Router set up

Secondary Structure

67


CASE STUDY: Wikihouse

The elements of the Wikihouse are fabricated from plywood using a standard 3-Axis CNC router with plywood sheet size of 2.4 by 1.2m. The small elements cut from plywood sheet are assembled together into frames which are further attached to each other in a row. Being an open source design, the Wikihouse have been ‘hacked’ and constructed by the community around the world. The Current ‘official’ recommendations for the design ‘hack’ include: – Maximum two storey high. – The single largest room can only be 4.6m wide (but as long as you like). – Doors & windows can be positioned anywhere around the chassis, but can only be 900mm wide on side walls. – Straight edges rather than curves. - Standard 1.2x2.4m sheets of plywood used.

a.

68

b.

Secondary Structure


CASE STUDY: Facit Homes

Commercial application of the same size CNC router and structural plywood in building construction. Here, the system consist of blocks stacked side by side forming load-bearing walls of the structure. Larger spans are achieved by integrating steel beams into the structure. Examples seen are maximum 3 storey high.

a.

b.

Secondary Structure

69


RECIPROCAL FRAME

Lightweight sheet material and small size of the router bed makes it a perfect system for self-build structures where elements are light enough to be assembled without heavy equipment. The precision of digital technology allows creation of self-locating parts reducing construction time and skills. However, it also creates limitations for the span sizes, which is reflected in Wikihouse and FacitHomes systems. In order to address this issue existing systems were looked at which use smaller structural elements in construction of larger spans and structures.

b.

Reciprocal frame have been a common element in traditional Japanese Architecture - a 3-dimensional selfsupporting system that was applied in roof or bridge design. The project explores the use of this system in the design of the modern spaces using digital fabrication.

a.

c.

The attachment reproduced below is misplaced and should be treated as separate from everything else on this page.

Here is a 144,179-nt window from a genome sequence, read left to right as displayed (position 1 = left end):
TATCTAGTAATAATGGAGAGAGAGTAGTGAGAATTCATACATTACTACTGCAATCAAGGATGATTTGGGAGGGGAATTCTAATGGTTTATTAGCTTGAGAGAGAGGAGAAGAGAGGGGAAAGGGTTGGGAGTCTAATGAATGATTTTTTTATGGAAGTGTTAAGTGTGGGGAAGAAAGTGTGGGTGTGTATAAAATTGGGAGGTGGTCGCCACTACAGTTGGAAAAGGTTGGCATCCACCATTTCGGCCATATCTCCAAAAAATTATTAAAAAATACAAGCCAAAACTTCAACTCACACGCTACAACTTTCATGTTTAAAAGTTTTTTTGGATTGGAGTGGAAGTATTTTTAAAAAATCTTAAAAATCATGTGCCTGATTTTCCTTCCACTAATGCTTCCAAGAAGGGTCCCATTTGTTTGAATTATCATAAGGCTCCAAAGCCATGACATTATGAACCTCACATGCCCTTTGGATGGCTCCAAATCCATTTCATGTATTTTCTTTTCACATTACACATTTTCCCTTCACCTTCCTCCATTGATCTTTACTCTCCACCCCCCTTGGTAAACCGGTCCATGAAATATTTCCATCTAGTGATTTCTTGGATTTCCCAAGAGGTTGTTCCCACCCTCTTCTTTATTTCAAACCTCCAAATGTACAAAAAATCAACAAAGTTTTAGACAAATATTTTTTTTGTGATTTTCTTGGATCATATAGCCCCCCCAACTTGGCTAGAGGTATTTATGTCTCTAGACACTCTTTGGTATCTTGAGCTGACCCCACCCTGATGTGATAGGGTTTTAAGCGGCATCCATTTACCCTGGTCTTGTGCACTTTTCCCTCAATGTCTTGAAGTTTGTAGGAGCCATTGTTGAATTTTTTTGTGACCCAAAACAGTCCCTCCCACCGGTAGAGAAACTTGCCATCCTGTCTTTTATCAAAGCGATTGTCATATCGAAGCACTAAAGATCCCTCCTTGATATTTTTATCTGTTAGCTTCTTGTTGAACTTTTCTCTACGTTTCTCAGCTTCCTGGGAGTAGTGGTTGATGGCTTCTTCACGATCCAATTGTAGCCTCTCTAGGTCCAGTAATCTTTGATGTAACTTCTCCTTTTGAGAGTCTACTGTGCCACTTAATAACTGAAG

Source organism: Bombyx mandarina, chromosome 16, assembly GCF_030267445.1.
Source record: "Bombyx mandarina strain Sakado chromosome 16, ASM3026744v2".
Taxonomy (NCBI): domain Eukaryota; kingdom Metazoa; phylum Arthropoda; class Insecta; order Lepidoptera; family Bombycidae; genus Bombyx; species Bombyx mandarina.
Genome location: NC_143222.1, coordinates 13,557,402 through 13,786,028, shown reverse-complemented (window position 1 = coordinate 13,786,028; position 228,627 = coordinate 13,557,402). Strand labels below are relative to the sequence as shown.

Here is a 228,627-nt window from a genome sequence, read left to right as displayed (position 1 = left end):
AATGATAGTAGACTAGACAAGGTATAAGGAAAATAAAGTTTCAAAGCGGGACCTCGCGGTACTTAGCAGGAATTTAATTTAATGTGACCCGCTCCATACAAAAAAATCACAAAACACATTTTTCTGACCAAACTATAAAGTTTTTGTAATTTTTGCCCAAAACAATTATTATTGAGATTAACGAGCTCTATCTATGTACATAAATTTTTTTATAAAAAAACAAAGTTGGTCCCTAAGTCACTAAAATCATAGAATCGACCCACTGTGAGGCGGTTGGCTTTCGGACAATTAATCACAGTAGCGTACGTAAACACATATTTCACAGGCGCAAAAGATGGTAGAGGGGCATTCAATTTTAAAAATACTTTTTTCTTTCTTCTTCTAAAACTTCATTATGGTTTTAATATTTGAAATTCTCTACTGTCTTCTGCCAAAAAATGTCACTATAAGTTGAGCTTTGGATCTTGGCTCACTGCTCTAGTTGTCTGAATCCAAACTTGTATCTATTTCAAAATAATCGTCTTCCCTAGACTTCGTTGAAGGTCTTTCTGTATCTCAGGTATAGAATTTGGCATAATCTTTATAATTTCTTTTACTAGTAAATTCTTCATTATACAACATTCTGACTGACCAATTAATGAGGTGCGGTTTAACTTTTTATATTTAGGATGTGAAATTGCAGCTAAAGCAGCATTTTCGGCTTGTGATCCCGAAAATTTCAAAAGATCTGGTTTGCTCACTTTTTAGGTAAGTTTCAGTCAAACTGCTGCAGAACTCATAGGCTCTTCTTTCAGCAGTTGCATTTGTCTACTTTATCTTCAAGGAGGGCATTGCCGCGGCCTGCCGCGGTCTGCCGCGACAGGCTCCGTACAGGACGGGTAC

a. Planar grillage, by Sebastiano Serlio, 16 cent; b. Serpentine Pavilion by Alvaro Siza, 2005; c. Prostho Museum Research Centre, Kengo Kuma, 2010

70

Secondary Structure


DESIGN FOR MANUFACTURE AND ASSEMBLY Reciprocal frame is a structure made up of mutually supporting beams in a closed circuit, developed out of single repeating element.

Incorporation of multiple functions into a single element makes it an exemplar of some of the Design for Manufacture and Assembly principles. The fact that the structure can grow out of single element simplifies the assembly process on site. Digital joints can assist in orientation of parts for insertion and alignment and minimise the use of tools and fixing.

Reciprocal frame test - basic form constructed with one single element and itâ&#x20AC;&#x2122;s halve

Secondary Structure

71


CONNECTIONS

One identical element allows variety of 3-dimensional configurations. Connection type and strengths between each element can be further explored. Elements can slot into each other, as well as be glued together for further strength. Large cut-outs that can be seen on each element are introduced with an idea that element are fixed together with screws - the opening allows the drill and hand access.

VARIETY OF ELEMENTS One single element can develop variety of forms. However, we also explored what configurations can be achieved by adding extra element design. Page on the right presents a shape developed by introduction of 45 degree angle. Total variety of elements is shown on side as well.

Element connections

72

Secondary Structure


Design variation with extra elements introduced

Secondary Structure

73


CAPACITY: RE-USE AND VARIETY OF CONFIGURATIONS Build-in capacity of the structure to accommodate more than one programme of functions is at the core of the Open Building theory. The capacity of the secondary structure system to create different forms and spaces was also explored. Reduction of number of varied elements and simple design of each element can potentially allow re-use of the single structure into something else. This principle is essential if considering that needs of the building occupants changes with time.